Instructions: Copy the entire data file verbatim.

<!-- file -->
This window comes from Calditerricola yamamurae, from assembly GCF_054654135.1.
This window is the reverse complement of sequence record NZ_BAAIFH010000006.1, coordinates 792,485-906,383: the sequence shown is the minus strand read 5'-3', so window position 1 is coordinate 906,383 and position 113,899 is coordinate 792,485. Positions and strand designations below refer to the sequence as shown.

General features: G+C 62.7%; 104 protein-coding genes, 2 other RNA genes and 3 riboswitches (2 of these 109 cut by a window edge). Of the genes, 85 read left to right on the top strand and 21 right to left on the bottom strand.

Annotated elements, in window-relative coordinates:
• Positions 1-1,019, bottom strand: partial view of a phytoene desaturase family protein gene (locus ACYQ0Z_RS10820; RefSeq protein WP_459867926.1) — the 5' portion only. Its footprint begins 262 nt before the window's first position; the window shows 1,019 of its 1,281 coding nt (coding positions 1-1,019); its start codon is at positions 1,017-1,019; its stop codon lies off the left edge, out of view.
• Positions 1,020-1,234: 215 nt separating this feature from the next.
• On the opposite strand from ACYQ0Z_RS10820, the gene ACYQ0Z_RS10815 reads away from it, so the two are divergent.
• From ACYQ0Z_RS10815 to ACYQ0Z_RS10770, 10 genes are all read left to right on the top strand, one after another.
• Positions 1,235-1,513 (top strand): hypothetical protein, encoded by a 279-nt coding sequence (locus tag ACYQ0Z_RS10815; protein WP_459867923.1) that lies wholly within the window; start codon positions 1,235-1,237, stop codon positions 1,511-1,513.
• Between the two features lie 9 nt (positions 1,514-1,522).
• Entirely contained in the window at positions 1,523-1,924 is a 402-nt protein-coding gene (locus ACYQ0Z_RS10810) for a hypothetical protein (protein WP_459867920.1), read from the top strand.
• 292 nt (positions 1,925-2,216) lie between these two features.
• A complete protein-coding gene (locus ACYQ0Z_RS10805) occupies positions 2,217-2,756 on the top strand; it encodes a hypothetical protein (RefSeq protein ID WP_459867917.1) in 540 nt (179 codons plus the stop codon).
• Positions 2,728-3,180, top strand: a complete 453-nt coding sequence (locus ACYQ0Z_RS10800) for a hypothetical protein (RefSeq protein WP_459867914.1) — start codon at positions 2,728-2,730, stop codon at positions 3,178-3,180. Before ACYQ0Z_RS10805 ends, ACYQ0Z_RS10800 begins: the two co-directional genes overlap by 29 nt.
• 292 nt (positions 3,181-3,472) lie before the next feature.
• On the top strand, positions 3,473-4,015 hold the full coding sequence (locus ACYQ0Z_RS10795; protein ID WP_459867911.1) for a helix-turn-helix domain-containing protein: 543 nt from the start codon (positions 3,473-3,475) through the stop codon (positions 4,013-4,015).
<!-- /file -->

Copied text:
This window comes from Calditerricola yamamurae, from assembly GCF_054654135.1.
This window is the reverse complement of sequence record NZ_BAAIFH010000006.1, coordinates 792,485-906,383: the sequence shown is the minus strand read 5'-3', so window position 1 is coordinate 906,383 and position 113,899 is coordinate 792,485. Positions and strand designations below refer to the sequence as shown.

General features: G+C 62.7%; 104 protein-coding genes, 2 other RNA genes and 3 riboswitches (2 of these 109 cut by a window edge). Of the genes, 85 read left to right on the top strand and 21 right to left on the bottom strand.

Annotated elements, in window-relative coordinates:
• Positions 1-1,019, bottom strand: partial view of a phytoene desaturase family protein gene (locus ACYQ0Z_RS10820; RefSeq protein WP_459867926.1) — the 5' portion only. Its footprint begins 262 nt before the window's first position; the window shows 1,019 of its 1,281 coding nt (coding positions 1-1,019); its start codon is at positions 1,017-1,019; its stop codon lies off the left edge, out of view.
• Positions 1,020-1,234: 215 nt separating this feature from the next.
• On the opposite strand from ACYQ0Z_RS10820, the gene ACYQ0Z_RS10815 reads away from it, so the two are divergent.
• From ACYQ0Z_RS10815 to ACYQ0Z_RS10770, 10 genes are all read left to right on the top strand, one after another.
• Positions 1,235-1,513 (top strand): hypothetical protein, encoded by a 279-nt coding sequence (locus tag ACYQ0Z_RS10815; protein WP_459867923.1) that lies wholly within the window; start codon positions 1,235-1,237, stop codon positions 1,511-1,513.
• Between the two features lie 9 nt (positions 1,514-1,522).
• Entirely contained in the window at positions 1,523-1,924 is a 402-nt protein-coding gene (locus ACYQ0Z_RS10810) for a hypothetical protein (protein WP_459867920.1), read from the top strand.
• 292 nt (positions 1,925-2,216) lie between these two features.
• A complete protein-coding gene (locus ACYQ0Z_RS10805) occupies positions 2,217-2,756 on the top strand; it encodes a hypothetical protein (RefSeq protein ID WP_459867917.1) in 540 nt (179 codons plus the stop codon).
• Positions 2,728-3,180, top strand: a complete 453-nt coding sequence (locus ACYQ0Z_RS10800) for a hypothetical protein (RefSeq protein WP_459867914.1) — start codon at positions 2,728-2,730, stop codon at positions 3,178-3,180. Before ACYQ0Z_RS10805 ends, ACYQ0Z_RS10800 begins: the two co-directional genes overlap by 29 nt.
• 292 nt (positions 3,181-3,472) lie before the next feature.
• On the top strand, positions 3,473-4,015 hold the full coding sequence (locus ACYQ0Z_RS10795; protein ID WP_459867911.1) for a helix-turn-helix domain-containing protein: 543 nt from the start codon (positions 3,473-3,475) through the stop codon (positions 4,013-4,015).